ST PAUL, Minn — One year after the deadly mass shooting at a Buffalo medical clinic, a lawmaker representing the area wants to close a legal loophole that allowed the alleged shooter to legally buy the gun he’s accused of using in the attack.
Last year, a KARE 11 investigation revealed how a loophole in Minnesota law allowed Gregory Ulrich to purchase a gun – despite his history of mental illness and a prior criminal charge involving threats to shoot up the same clinic.
Before the tragic morning of Feb. 9, 2021, Ulrich was charged with violating a harassment restraining order – a misdemeanor – in connection to those threats. He entered a guilty plea. However, before sentencing a judge ordered a mental health exam. A psychologist diagnosed him as mentally ill and incompetent to stand trial.
State court rules dictate that charges must be dropped for defendants found incompetent to stand trial for misdemeanors. Had that happened in Ulrich’s case, he would have fallen under a part of state law that bans mentally incompetent defendants from possessing a firearm.
But only judges can make that official finding of incompetency.
In Ulrich’s case, however, a city prosecutor voluntarily dropped the charge rather than requesting a judge’s finding.
As a result, there was nothing on his official record to prevent Ulrich from legally buying a gun.
In a telephone interview from jail, Ulrich described how he was able to purchase his gun. “I went to Fleet Farm and just bought it,” he told KARE 11 Investigative reporter A. J. Lagoe.
“Nothing came up, nothing flagged when you tried to buy it?” Lagoe asked.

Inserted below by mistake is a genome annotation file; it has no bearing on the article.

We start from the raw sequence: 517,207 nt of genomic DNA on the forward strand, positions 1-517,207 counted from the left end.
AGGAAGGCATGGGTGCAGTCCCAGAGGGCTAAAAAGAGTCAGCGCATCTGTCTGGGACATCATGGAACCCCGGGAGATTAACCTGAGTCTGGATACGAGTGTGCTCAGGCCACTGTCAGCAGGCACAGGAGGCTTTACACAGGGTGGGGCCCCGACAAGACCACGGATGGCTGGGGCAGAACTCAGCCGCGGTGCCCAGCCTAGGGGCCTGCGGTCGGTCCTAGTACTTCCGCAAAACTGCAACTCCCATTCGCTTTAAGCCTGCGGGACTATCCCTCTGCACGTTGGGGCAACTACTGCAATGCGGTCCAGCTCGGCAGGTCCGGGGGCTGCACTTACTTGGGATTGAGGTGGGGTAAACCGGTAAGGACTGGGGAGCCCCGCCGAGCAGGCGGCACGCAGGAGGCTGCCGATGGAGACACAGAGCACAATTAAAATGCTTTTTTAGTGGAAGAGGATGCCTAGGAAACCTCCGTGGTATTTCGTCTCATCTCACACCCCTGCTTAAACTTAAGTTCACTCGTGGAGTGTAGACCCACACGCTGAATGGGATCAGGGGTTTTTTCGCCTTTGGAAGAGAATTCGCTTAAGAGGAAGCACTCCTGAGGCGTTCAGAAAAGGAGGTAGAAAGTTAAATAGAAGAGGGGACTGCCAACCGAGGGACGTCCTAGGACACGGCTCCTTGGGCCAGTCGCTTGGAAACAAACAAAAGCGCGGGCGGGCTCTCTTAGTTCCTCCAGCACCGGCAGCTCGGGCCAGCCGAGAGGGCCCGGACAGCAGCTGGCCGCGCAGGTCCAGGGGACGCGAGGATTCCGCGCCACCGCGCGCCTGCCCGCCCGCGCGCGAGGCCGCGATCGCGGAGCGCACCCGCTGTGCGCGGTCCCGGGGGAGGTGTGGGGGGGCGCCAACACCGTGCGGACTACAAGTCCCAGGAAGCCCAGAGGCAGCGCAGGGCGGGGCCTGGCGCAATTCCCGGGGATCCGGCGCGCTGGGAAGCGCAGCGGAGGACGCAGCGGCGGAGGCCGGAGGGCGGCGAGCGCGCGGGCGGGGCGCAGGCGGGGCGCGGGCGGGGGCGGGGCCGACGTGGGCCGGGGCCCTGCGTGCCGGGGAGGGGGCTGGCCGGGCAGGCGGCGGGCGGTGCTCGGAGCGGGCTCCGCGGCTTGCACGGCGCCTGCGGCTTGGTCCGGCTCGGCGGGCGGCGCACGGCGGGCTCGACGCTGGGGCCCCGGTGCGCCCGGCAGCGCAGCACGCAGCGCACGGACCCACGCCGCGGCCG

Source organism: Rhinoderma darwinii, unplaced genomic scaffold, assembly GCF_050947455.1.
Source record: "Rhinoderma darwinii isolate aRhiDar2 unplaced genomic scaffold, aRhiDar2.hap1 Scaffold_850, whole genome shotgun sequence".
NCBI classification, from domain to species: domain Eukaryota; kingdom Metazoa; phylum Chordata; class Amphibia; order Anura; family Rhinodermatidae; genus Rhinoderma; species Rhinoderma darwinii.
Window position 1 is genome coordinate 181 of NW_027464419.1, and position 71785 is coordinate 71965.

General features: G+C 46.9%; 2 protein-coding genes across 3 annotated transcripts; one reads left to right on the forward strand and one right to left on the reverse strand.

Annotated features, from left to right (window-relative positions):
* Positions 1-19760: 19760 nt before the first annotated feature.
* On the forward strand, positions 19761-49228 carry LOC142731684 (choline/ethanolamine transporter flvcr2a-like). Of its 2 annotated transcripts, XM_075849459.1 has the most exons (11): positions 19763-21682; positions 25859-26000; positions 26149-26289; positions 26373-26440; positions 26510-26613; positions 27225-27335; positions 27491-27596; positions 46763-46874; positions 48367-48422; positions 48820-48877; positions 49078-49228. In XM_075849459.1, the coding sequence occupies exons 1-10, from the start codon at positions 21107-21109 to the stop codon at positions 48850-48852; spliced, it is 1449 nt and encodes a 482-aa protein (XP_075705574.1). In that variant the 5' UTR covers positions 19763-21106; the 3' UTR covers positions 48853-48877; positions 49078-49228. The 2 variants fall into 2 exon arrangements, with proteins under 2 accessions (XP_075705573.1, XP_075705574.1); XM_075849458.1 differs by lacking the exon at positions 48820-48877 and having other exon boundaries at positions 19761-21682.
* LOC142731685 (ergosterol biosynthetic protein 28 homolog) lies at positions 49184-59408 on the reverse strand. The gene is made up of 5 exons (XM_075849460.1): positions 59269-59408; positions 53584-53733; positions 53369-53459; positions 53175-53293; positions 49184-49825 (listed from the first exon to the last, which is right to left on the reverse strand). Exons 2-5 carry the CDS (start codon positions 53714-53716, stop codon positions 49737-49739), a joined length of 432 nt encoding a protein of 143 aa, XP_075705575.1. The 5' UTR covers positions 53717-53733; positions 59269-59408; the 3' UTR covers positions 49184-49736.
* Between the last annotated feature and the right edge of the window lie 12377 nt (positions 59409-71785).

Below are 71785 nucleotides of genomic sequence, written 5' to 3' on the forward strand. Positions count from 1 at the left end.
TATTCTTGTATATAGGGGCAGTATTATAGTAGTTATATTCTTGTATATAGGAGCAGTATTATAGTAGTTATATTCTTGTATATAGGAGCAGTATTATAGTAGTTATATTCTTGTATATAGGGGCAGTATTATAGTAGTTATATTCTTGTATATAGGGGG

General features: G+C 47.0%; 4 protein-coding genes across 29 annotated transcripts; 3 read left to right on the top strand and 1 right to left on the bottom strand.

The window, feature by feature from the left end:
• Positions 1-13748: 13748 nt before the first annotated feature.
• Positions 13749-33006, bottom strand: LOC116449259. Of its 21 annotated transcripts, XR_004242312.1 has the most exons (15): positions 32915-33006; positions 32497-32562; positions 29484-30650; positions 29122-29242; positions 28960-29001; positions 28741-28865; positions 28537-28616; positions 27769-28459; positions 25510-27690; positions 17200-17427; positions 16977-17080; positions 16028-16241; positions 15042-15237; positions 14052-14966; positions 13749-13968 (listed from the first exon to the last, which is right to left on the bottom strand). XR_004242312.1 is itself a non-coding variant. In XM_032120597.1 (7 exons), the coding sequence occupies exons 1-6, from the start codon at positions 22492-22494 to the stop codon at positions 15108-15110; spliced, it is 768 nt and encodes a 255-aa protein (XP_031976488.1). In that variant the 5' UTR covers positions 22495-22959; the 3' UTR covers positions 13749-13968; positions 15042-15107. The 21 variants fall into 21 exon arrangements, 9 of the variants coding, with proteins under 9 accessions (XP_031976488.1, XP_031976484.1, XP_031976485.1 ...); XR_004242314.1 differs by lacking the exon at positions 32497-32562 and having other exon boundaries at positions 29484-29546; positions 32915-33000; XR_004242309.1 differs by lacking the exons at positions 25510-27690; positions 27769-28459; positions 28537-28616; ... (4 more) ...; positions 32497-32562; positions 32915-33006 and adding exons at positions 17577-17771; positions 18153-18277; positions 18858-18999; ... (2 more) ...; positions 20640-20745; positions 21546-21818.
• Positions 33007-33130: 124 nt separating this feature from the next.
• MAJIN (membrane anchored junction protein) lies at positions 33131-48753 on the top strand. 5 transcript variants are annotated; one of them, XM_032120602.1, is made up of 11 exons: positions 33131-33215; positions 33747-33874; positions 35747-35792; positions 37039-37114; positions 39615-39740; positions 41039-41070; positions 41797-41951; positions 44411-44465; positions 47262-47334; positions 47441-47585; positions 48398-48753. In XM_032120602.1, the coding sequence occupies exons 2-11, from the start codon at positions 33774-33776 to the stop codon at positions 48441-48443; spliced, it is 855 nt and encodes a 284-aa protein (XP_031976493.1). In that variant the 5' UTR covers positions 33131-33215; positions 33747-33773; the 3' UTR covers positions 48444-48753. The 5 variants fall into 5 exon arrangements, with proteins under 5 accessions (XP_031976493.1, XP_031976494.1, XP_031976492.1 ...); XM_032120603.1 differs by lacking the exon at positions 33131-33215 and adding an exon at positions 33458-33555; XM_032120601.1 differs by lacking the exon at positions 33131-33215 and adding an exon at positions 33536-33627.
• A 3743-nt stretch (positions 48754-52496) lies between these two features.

“Of course not. I had no history,” Ulrich replied.
“That is the gap I am trying to close in this piece of legislation,” said Rep. Marion O’Neill, whose district includes the Buffalo Clinic. “This is a gap in the law that allowed Ulrich to purchase a gun and murder somebody in my district and maim four other people.”
The mass shooting came close to impacting O'Neill's own family. “My granddaughter was supposed to be in the clinic later that day," she said.
If passed, O’Neill’s legislation would not allow prosecutors to drop charges when defendants are diagnosed as incompetent in such cases. Instead, it would require judges to make incompetency findings.
An official judicial finding would automatically appear on a background check – and prohibit incompetent defendants like Ulrich from legally buying or possessing firearms.
A KARE 11 series last year documented how Ulrich is one of thousands of gap cases in Minnesota in which defendants who were incompetent to stand trial were released into the community without appropriate supervision or treatment.
Legislators are already working on other bills that would address additional systemic failings exposed by KARE 11.
Ulrich is accused of shooting five people – killing one. That victim, 37-year-old nursing assistant Lyndsay Overbay, was a wife and mother of two young children.
Ulrich faces multiple counts of murder and attempted murder. He had entered not guilty pleas and is scheduled to go on trial in May.
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